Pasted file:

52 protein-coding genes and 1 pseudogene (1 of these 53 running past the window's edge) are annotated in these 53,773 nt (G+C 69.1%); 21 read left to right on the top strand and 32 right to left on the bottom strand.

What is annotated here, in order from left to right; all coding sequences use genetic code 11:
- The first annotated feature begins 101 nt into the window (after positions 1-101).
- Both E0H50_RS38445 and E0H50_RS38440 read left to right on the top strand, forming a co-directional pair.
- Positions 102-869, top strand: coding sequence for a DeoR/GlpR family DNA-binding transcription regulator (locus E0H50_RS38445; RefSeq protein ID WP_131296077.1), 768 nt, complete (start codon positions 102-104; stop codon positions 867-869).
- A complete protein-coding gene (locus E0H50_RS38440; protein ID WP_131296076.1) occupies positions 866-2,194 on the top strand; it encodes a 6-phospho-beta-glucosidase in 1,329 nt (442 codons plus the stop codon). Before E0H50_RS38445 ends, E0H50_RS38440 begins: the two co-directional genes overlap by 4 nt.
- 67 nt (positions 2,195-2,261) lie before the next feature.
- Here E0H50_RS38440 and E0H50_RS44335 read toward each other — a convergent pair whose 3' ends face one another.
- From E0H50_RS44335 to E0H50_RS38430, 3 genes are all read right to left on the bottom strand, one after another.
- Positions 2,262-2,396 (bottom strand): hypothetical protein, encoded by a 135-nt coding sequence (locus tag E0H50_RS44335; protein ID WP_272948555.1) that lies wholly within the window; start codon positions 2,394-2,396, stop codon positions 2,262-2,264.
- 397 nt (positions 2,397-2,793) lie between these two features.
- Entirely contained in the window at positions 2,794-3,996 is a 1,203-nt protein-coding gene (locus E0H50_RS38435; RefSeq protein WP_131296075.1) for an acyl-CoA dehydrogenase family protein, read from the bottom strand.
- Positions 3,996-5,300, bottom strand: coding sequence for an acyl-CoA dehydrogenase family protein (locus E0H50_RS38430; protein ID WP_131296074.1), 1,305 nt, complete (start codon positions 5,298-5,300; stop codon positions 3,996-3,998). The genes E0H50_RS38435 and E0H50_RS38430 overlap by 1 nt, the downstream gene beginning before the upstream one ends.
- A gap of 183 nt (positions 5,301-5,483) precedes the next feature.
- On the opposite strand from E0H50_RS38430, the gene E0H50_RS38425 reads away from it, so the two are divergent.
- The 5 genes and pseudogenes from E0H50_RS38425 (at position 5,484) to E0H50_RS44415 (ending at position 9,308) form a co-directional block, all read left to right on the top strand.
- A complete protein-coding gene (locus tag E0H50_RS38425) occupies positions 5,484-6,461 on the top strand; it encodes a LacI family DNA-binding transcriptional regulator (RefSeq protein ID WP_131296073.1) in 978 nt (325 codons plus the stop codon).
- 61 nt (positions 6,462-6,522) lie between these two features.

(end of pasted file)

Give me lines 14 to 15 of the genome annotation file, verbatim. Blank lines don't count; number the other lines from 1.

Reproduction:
- A gap of 183 nt (positions 5,301-5,483) precedes the next feature.
- On the opposite strand from E0H50_RS38430, the gene E0H50_RS38425 reads away from it, so the two are divergent.